Shortly before Christmas in 1979, D.C. police officer Vernon Henderson had worked his last shift before a planned trip to Alabama to visit his ailing grandmother. But as he walked out of the station house on Georgia Avenue NW, fellow officers told him he was under arrest.

They charged Henderson with grand larceny for allegedly taking $106.43 that had been dusted with "thief powder" and placed in a woman's handbag that Henderson had been dispatched to find. Police set up the ruse to determine if Henderson was a thief.

As it turned out, Henderson had the 43 cents -- he says he pocketed the loose change for safekeeping while examining the purse and forgot about it -- but he had not found the $106 in marked bills. The currency was still in the purse. A D.C. Superior Court judge threw out the grand larceny charge for lack of evidence.

In the aftermath, however, Henderson, now 37, was suspended for 18 months without pay and denied a promotion. He was brought before a police trial board and convicted of two minor offenses, failure to properly log the contents of the purse and failure to return the 43 cents, and he was fined $450.

Henderson thought he had been wronged, and now, 5 1/2 years later, he has won a measure of vindication. The D.C. Court of Appeals, describing the saga as "less than the finest hour" for the police department, yesterday said the city government and several top police officials, including former chief Burtell M. Jefferson and current Chief Maurice T. Turner, owe Henderson damages and back pay that could total $60,000.

With the 3-to-0 decision in his favor, Henderson said, "I feel real nice after all these years. I needed to hear from somebody in authority that I wasn't guilty. I never felt guilty of anything. To some degree, I feel relieved that the same system that locked me up has now vindicated me.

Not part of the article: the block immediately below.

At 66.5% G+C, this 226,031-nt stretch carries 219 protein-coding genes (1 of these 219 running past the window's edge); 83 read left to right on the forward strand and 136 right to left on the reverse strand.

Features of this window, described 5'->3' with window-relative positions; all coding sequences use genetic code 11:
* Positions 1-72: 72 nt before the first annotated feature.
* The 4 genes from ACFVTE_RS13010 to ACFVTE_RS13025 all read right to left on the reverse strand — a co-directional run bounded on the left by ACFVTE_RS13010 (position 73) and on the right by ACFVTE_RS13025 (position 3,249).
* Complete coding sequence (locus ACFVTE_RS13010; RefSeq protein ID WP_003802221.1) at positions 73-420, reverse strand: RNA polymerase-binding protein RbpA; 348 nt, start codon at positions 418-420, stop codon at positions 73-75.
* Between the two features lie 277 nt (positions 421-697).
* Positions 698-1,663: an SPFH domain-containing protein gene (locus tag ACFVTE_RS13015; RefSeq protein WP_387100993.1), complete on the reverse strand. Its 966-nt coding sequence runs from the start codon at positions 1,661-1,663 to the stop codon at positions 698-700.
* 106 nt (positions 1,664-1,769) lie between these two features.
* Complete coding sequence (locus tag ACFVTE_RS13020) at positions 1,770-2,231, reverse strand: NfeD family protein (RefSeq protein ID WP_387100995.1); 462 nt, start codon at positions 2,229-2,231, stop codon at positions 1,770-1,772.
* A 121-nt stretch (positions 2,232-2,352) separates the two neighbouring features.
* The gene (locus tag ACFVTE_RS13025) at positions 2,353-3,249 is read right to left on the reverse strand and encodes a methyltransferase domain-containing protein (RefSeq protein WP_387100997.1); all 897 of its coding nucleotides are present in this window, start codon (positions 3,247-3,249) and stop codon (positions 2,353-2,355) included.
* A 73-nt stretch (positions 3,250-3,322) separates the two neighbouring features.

"The people I've worked with for years were extremely supportive of me," he said, "but those who were assigned to the 4th police district where Henderson works as a training officer while I was suspended have been reluctant to get close. They always wondered in the back of their minds whether I was guilty."

The 39-page decision, written by Judge Theodore R. Newman Jr. and concurred in by Chief Judge William C. Pryor and Judge John A. Terry, said evidence in the case "discloses that the District of Columbia and police officials had to be brought kicking and screaming to the bar of justice."

Police and city officials declined to comment on yesterday's ruling.

Henderson came under initial suspicion after a D.C. resident reported in March 1979 that her sons had given a handbag that they had found to a police officer in scout car 129. Henderson turned out to be the officer. But when police could not find the purse that the boys reported turning in, they concocted the scheme to see whether Henderson would take $106.43 planted in a purse he was dispatched to find.

After his suspension and trial board hearing, Henderson was reinstated to the police department by Jefferson in July 1981, but Henderson pursued his suit.

A Superior Court jury in April 1982 awarded Henderson "$30,000 plus court costs" in damages against the city, $200 each against Jefferson, Turner, Assistant Chief Marty Tapscott and Inspector Horatius W. Wilson, who is now retired, and $100 against three other officers.

Henderson contended that the jury intended for him to receive back pay, and all 12 jurors agreed in affidavits that that was their intention.

But Superior Court Judge Sylvia Bacon denied Henderson's request and trimmed the legal fees sought by Henderson's attorneys.

The appellate court not only upheld the damages the jury awarded to Henderson but also ordered Bacon to award him back pay and benefits and to raise the attorneys' fees.

Independent of the court case, Henderson was promoted to master patrol officer last fall, the rank he was scheduled to receive when he encountered the purse with the marked money.